Since The Terror is public domain and always turns up on television, budget DVD’s and 50 Movie Packs, I’ve probably seen it more times than any other Roger Corman movie. It isn’t that bad of a flick, although the behind the scenes story of the film is a lot more interesting than the movie itself. Star Boris Karloff was available to director Corman for two days only so he quickly shot a lot of scenes of him running around sets from The Raven. He then got his assistants Francis Ford Coppola, Monte Hellman, Jack Hill, and star Jack Nicholson to film linking scenes of what Corman shot and then pieced together the movie in the editing room. The result is a predictably choppy film, though considering the piecemeal production; it could’ve been a lot worse.
Nicholson stars as a French soldier who while walking along the beach sees the ghost/spirit/something of a beautiful woman (Sandra Knight, his real life wife at the time) and follows her to the
Nicholson is bland as all get out and is absolutely unconvincing as a soldier. While the young Nicholson can’t really command the screen like he would later go on to do, he at least steps up his game while acting alongside Karloff. Old Boris is quite good and his performance is easily the best thing about the movie. I also got a kick out of seeing Corman regulars Dick Miller and Jonathan Haze turning up in small roles.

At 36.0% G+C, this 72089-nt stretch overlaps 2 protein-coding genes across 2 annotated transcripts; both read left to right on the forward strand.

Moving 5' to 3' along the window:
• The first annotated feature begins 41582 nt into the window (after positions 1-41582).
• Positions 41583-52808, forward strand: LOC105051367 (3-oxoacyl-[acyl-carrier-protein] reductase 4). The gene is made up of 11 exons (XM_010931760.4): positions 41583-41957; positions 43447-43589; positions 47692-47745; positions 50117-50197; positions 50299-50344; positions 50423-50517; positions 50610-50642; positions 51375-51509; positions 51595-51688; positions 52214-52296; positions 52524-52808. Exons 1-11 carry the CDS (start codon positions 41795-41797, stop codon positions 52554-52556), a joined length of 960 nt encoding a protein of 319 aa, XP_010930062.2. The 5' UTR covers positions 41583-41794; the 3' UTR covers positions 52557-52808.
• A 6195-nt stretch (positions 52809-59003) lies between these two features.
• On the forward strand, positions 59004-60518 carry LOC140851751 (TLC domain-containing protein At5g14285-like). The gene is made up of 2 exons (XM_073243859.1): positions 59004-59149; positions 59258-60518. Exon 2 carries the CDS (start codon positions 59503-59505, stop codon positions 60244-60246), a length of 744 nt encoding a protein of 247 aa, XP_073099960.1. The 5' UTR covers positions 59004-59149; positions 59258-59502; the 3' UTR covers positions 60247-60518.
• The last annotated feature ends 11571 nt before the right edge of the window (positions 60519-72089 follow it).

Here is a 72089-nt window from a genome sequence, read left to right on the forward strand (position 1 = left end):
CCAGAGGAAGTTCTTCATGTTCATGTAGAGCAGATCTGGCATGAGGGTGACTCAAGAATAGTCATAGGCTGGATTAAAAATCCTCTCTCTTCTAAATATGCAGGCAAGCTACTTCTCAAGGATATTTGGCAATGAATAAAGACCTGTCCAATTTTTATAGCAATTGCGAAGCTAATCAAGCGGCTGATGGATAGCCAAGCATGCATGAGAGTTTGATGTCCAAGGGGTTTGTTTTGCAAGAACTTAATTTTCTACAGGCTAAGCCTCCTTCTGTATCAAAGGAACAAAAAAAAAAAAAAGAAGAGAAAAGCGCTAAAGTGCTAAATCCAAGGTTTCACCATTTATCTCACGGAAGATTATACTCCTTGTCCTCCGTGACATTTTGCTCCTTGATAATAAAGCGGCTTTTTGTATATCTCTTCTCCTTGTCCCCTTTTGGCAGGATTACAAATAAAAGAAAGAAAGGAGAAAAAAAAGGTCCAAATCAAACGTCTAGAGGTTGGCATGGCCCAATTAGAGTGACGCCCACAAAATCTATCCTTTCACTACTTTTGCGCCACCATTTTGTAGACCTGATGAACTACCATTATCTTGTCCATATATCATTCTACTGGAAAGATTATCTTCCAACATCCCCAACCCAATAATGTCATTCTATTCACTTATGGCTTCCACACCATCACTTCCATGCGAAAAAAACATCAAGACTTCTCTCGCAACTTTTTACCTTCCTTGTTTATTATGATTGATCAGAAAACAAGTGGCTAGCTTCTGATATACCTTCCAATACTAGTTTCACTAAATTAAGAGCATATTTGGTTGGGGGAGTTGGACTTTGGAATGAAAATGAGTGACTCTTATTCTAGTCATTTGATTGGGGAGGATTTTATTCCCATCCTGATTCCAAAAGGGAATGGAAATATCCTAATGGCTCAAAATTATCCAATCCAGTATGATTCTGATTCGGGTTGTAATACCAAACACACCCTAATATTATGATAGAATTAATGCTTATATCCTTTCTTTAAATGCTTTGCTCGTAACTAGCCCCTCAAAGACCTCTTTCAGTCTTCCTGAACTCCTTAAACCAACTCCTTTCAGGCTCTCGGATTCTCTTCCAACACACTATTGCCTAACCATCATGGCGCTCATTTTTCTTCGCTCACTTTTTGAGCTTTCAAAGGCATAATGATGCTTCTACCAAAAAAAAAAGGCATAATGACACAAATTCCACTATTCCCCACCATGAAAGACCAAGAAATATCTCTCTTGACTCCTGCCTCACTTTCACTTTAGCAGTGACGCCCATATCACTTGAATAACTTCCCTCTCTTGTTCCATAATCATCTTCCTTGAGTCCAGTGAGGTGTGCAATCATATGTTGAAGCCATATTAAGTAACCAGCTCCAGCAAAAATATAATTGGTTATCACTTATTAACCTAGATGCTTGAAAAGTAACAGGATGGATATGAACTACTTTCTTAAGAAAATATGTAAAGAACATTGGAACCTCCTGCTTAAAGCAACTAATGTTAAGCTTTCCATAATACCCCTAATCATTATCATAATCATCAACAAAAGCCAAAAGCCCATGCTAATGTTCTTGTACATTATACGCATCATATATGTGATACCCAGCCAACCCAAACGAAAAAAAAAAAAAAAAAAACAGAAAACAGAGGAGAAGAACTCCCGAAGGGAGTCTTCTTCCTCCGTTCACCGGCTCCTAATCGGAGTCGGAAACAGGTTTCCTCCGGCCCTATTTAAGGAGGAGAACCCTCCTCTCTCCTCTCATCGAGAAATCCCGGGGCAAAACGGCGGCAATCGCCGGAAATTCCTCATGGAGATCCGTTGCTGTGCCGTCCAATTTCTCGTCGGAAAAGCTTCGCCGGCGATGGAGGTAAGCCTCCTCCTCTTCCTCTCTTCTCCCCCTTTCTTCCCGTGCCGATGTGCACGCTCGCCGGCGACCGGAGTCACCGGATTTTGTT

The script is confusing and the movie is patchy, but Corman does make the castle seem spooky and the constant shots of and waves crashing against the rocky shore during a storm are effective. (They’d later turn up in many a Corman picture.) The foggy crypt is also pretty cool looking too.
There’s more gore than you’d probably expect from something like this. There is a juicy scene where a guy gets his eyes pecked out by a falcon, a decent set piece where a body set on fire after it’s struck by lightning and an excellent face melting scene that totally rocks. It should also be noted that whereas most of Corman’s movies (especially the Poe pictures) ends with a fire, this one ends with a flood. The Terror is way too uneven to be called a “good” film but if you’re a Corman, Karloff, or Nicholson fan, it will have its own rewards.
AKA: The Lady of the Shadows. AKA: The